This section shows the detailed information about the Pfam family. You can see the definitions of many of the terms in this section in the glossary and a fuller explanation of the scoring system that we use in the scores section of the help pages.

Curation View help on the curation process

Seed source: Pfam-B_172 (release 3.0)
Previous IDs: none
Type: Domain
Sequence Ontology: SO:0000417
Author: Finn RD , Bateman A
Number in seed: 59
Number in full: 8596
Average length of the domain: 65.90 aa
Average identity of full alignment: 45 %
Average coverage of the sequence by the domain: 19.86 %

HMM information View help on HMM parameters

HMM build commands:
build method: hmmbuild -o /dev/null HMM SEED
search method: hmmsearch -Z 57096847 -E 1000 --cpu 4 HMM pfamseq
Model details:
Parameter Sequence Domain
Gathering cut-off 23.8 23.8
Trusted cut-off 23.8 23.8
Noise cut-off 23.7 23.7
Model length: 67
Family (HMM) version: 17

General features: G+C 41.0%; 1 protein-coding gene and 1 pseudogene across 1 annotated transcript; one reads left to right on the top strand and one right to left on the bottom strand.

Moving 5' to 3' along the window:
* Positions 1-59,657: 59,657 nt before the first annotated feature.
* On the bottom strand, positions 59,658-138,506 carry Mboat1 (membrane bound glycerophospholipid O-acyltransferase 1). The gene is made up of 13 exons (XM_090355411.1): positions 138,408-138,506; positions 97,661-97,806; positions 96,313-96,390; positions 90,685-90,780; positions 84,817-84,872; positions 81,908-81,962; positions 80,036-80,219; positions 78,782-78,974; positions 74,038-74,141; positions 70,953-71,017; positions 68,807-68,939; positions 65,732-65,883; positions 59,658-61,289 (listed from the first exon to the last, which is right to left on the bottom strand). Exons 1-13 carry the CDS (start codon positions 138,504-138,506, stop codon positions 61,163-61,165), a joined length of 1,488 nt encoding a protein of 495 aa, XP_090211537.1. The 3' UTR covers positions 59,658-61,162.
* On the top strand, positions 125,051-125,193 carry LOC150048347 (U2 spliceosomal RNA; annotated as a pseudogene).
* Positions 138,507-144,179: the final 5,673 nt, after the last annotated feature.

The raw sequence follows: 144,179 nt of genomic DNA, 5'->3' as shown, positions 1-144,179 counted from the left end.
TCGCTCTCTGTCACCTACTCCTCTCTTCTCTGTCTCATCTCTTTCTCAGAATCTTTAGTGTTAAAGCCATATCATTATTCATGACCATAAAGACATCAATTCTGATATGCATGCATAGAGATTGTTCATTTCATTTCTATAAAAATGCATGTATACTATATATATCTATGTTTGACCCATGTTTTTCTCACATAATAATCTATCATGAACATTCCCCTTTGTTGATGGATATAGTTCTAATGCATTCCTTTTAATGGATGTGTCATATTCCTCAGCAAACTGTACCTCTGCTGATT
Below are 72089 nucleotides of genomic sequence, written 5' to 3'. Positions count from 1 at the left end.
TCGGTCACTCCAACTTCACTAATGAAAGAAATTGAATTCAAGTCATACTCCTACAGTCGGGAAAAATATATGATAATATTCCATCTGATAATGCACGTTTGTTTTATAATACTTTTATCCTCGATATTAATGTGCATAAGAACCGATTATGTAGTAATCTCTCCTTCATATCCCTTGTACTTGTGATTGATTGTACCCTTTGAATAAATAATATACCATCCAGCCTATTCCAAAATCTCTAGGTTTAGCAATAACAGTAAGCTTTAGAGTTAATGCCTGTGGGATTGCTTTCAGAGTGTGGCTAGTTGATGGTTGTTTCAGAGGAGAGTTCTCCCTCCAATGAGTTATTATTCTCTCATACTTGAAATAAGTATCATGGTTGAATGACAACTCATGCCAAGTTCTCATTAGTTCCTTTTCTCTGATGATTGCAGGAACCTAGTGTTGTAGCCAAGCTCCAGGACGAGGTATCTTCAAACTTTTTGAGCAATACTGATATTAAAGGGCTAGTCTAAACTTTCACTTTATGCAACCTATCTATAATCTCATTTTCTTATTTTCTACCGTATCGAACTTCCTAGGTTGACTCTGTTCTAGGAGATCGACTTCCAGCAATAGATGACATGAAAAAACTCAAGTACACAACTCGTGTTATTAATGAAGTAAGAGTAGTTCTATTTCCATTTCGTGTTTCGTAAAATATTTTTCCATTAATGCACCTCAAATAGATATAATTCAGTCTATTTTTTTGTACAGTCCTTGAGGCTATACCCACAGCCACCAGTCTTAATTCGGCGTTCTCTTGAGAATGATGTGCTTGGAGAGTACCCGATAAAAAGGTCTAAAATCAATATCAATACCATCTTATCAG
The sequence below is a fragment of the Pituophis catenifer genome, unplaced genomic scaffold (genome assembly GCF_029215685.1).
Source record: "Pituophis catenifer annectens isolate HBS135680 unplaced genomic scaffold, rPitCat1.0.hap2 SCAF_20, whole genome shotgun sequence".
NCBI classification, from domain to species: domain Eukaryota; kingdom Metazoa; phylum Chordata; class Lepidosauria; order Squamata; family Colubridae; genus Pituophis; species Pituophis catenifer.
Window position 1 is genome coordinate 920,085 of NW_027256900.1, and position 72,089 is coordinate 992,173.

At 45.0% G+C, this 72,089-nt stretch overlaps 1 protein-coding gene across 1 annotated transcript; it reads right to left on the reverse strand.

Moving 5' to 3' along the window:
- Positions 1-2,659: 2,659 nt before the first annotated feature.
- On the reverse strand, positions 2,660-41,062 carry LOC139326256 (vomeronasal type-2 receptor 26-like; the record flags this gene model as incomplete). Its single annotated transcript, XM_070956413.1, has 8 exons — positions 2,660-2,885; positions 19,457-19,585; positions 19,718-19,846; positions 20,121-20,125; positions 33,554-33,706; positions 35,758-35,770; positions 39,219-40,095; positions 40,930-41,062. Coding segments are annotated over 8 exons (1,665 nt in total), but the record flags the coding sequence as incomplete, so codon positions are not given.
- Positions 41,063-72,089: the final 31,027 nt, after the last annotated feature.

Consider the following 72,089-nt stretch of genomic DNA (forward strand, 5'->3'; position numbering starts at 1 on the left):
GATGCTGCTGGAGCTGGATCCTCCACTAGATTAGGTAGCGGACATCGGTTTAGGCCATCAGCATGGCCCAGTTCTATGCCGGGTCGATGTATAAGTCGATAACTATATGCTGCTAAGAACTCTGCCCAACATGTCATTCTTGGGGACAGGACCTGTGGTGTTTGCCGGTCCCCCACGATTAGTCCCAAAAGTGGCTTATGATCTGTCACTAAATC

Download: download the raw HMM for this family

Species distribution

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Colour assignments

Archea Archea Eukaryota Eukaryota
Bacteria Bacteria Other sequences Other sequences
Viruses Viruses Unclassified Unclassified
Viroids Viroids Unclassified sequence Unclassified sequence


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This visualisation provides a simple graphical representation of the distribution of this family across species. You can find the original interactive tree in the adjacent tab. More...

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For those sequences which have a structure in the Protein DataBank, we use the mapping between UniProt, PDB and Pfam coordinate systems from the PDBe group, to allow us to map Pfam domains onto UniProt sequences and three-dimensional protein structures. The table below shows the structures on which the RNA_pol_A_CTD domain has been found. There are 103 instances of this domain found in the PDB. Note that there may be multiple copies of the domain in a single PDB structure, since many structures contain multiple copies of the same protein sequence.

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AlphaFold Structure Predictions